On a flight to London I’ve had time to ponder last night’s UK election results, and wonder what it might mean for British demand for property in Spain.
On Wednesday I took a stab at this question in advance of the election, looking at what the different electoral outcomes might mean for demand. I assumed a big majority for May’s Conservatives would be good for the pound and therefore demand, and a hung parliament or Labour victory would be bad for both. Now we know the outcome of the election itself, though not exactly what Government to expect, my thinking has changed.
First I should say the result took me by surprise. I live amongst Spaniards, don’t watch British TV, and only get my information from the papers I read online, so I can hardly claim to have my finger on the pulse. But my gut told me the hard left would never gain enough traction with the British electorate to avoid losing seats. Yet somehow Corbyn managed to gain seats, not lose them, so he clearly reached the parts of the electorate other politicians can’t reach.
Mind you, he is making it sound like a great victory, which it really wasn’t. Labour should have thumped the Tories . This was not a victory for Labour, it was a victory for Corbyn and the hard left.
So, what does a hung parliament mean for demand in Spain, and the Spanish property market? I think it all depends what it means for the pound. What is good for the pound, is good for British demand for property in Spain. EU rights are a secondary concern, which is not to say they are not important.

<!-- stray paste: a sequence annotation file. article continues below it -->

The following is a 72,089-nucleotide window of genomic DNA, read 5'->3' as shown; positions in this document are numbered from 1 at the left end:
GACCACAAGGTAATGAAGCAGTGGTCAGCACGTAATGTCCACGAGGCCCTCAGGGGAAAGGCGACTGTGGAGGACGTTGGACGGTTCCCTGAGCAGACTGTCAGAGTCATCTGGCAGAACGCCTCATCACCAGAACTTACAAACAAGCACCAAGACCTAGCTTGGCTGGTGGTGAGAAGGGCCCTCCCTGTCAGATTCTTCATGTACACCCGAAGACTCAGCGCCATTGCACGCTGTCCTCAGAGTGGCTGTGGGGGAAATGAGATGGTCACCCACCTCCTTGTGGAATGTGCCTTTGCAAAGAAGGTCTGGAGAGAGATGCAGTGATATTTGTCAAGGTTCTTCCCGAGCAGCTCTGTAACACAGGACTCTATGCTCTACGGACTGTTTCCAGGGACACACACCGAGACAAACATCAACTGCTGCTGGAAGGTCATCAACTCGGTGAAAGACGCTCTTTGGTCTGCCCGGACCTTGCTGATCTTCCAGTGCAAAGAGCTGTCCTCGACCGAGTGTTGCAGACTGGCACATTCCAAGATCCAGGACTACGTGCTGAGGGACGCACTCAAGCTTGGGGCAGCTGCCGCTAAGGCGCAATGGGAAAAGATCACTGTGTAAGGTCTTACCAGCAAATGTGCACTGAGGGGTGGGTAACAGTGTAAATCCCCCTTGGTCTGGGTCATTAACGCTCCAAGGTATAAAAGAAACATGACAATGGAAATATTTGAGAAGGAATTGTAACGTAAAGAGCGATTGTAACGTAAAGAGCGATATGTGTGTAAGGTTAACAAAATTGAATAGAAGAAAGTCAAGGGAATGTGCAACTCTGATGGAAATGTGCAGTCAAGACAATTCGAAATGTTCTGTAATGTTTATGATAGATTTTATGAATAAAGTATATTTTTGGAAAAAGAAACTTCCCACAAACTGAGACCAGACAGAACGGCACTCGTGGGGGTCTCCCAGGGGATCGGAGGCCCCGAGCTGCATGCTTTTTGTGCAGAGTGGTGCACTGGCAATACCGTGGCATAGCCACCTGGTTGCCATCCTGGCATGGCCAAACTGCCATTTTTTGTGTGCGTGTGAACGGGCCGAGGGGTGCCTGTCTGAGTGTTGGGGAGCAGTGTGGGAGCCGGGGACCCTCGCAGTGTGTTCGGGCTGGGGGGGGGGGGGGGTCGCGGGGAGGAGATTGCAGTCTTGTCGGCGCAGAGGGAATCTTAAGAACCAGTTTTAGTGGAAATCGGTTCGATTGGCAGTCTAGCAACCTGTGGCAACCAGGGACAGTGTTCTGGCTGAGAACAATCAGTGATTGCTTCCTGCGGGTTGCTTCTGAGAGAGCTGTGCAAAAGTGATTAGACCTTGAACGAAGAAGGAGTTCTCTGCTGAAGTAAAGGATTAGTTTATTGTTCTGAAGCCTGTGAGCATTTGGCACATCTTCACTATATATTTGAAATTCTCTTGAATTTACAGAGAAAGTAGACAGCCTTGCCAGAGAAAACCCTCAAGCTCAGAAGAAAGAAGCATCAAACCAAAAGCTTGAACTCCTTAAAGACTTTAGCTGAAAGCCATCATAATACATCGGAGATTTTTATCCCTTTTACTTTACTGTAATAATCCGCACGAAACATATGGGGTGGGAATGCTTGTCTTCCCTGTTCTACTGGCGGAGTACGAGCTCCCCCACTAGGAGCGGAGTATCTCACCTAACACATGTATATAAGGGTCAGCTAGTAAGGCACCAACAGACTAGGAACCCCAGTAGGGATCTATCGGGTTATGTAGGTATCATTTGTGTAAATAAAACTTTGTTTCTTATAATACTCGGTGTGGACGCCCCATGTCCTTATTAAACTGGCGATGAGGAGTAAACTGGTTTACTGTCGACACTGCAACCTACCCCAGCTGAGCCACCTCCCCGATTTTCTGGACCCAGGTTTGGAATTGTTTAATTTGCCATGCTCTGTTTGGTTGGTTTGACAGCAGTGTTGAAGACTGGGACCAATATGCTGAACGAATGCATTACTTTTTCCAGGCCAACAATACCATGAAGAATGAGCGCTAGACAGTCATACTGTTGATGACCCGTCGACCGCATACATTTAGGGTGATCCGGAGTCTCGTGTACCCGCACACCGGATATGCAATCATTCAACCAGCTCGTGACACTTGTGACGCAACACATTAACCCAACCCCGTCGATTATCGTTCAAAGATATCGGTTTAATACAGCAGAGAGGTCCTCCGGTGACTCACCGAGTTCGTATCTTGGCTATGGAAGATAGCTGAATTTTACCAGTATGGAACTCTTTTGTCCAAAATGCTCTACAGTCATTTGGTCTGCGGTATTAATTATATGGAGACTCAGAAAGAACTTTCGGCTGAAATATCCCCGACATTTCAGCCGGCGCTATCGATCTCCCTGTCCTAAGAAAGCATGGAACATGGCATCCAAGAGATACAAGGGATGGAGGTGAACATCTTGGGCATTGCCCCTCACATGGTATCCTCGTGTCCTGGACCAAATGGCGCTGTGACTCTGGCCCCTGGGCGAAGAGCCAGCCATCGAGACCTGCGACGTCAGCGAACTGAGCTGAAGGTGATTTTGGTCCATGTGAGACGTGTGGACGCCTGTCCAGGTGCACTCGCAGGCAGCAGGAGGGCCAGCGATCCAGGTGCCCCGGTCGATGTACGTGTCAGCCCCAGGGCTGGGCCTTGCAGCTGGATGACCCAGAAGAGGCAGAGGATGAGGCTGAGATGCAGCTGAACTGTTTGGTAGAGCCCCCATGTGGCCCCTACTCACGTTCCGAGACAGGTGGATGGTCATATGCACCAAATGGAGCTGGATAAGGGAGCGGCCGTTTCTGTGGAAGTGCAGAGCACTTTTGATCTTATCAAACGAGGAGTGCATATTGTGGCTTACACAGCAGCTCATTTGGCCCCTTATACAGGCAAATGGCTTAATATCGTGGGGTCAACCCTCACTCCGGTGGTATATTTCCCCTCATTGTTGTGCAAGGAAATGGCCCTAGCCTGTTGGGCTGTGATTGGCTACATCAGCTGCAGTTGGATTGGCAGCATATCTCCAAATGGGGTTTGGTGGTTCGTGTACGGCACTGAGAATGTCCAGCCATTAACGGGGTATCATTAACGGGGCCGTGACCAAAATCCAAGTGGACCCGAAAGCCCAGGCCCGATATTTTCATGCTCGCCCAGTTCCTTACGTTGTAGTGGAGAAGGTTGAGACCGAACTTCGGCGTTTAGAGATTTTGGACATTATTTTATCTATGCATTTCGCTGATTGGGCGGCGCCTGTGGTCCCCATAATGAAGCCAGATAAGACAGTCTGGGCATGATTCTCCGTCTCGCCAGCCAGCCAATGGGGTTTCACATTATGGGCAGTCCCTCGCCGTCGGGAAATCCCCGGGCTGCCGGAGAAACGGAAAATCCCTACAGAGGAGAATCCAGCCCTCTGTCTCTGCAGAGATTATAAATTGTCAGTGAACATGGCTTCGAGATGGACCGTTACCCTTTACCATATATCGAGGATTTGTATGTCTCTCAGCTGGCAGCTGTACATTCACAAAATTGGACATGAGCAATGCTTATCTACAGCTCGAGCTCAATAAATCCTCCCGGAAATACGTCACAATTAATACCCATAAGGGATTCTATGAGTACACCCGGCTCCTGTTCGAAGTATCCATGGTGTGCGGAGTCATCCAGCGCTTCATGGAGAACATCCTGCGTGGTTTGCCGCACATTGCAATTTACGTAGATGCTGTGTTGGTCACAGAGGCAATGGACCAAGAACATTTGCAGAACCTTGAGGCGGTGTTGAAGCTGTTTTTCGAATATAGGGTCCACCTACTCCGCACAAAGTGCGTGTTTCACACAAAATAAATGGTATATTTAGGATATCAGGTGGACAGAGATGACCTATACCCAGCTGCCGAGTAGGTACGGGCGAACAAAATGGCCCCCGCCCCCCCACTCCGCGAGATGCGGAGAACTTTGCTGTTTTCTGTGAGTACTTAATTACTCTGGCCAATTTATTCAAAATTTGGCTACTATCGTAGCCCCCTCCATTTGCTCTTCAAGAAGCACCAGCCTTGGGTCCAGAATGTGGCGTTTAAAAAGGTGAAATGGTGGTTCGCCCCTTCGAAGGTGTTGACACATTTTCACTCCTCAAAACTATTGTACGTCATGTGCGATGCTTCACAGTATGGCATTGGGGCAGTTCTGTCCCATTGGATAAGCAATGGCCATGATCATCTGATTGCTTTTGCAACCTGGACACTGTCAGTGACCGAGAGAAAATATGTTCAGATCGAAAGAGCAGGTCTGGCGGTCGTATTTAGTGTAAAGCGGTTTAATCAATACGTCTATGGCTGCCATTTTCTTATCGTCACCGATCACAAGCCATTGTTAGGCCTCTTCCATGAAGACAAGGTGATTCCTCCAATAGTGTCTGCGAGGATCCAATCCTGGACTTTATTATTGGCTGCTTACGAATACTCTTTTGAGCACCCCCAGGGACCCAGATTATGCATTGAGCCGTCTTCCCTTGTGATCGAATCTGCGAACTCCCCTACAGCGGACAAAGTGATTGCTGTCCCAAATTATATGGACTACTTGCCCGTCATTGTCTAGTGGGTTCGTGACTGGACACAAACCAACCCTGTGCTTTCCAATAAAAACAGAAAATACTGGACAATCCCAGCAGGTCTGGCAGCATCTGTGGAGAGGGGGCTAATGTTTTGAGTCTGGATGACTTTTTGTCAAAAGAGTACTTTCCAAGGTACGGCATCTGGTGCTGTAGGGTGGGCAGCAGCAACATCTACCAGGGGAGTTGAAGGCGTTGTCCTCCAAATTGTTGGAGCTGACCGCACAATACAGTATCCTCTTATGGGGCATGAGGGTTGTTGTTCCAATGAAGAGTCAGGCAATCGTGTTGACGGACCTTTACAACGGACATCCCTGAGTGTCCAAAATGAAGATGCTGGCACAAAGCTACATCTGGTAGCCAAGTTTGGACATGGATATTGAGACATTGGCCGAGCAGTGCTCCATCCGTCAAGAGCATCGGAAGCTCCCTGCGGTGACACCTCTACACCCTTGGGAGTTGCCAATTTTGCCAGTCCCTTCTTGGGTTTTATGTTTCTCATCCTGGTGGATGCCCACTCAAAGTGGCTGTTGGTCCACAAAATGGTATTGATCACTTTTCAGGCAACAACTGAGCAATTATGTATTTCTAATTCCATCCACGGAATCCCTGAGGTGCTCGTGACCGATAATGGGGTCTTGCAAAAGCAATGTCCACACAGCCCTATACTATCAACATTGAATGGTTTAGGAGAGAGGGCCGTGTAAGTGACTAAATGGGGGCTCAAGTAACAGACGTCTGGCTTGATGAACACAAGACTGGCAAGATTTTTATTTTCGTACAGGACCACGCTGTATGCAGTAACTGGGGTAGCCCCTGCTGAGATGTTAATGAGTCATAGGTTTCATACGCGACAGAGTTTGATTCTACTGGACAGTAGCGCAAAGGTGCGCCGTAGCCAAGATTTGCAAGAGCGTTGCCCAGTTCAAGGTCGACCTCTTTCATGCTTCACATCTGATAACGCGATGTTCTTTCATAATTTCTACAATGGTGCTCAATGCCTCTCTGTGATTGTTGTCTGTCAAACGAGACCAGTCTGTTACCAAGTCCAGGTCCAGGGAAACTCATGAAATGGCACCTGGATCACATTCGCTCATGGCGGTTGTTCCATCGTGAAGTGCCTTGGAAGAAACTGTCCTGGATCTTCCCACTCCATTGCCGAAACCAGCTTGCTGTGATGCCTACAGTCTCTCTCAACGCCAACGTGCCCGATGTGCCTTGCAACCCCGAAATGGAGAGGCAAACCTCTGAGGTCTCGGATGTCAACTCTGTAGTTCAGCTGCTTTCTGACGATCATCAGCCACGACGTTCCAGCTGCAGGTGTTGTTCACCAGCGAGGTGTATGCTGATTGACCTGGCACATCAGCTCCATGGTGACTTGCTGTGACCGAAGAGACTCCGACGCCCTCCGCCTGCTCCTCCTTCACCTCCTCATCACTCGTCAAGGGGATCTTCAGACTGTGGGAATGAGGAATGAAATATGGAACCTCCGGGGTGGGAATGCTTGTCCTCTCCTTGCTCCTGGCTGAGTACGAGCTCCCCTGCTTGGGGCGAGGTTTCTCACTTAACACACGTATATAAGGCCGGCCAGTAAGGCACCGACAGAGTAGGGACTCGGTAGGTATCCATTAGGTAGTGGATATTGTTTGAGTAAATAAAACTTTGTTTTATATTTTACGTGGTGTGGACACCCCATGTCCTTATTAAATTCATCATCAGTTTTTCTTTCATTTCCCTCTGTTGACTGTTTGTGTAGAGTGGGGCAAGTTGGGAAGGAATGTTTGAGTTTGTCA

I think a hard Brexit would be a disaster for the British economy and the pound. A soft Brexit would be better for both, as it’s basically like being in the EU with access to the single market and all those workers the UK needs to keep its economy going, but no voice at the table. A rule taker, not a rule maker.
I’m warming to the theory that a hung parliament is more likely to lead to a soft Brexit. If it ever gets off the ground, May’s coalition Government will be weak and feeble, and I can’t see it lasting long in the turbulent times ahead. I expect fresh elections will come round again before long, by which time the economy will be struggling, real incomes falling, and voters even more angry. The Conservatives brought this about, they will be punished for it, and Labour will benefit.
So I wouldn’t be surprised if we end up with a Labour-led coalition before long. I imagine that is more likely to lead to a soft Brexit, which would be good for the pound, EU residency rights, and British demand for property in Spain.
On the other hand, in that scenario the hard-left would be in control of British economic policy, which might not be good for the pound. So I guess the question becomes what would be worse for the British economy and the pound: Hard Brexit or hard left? Hard to say.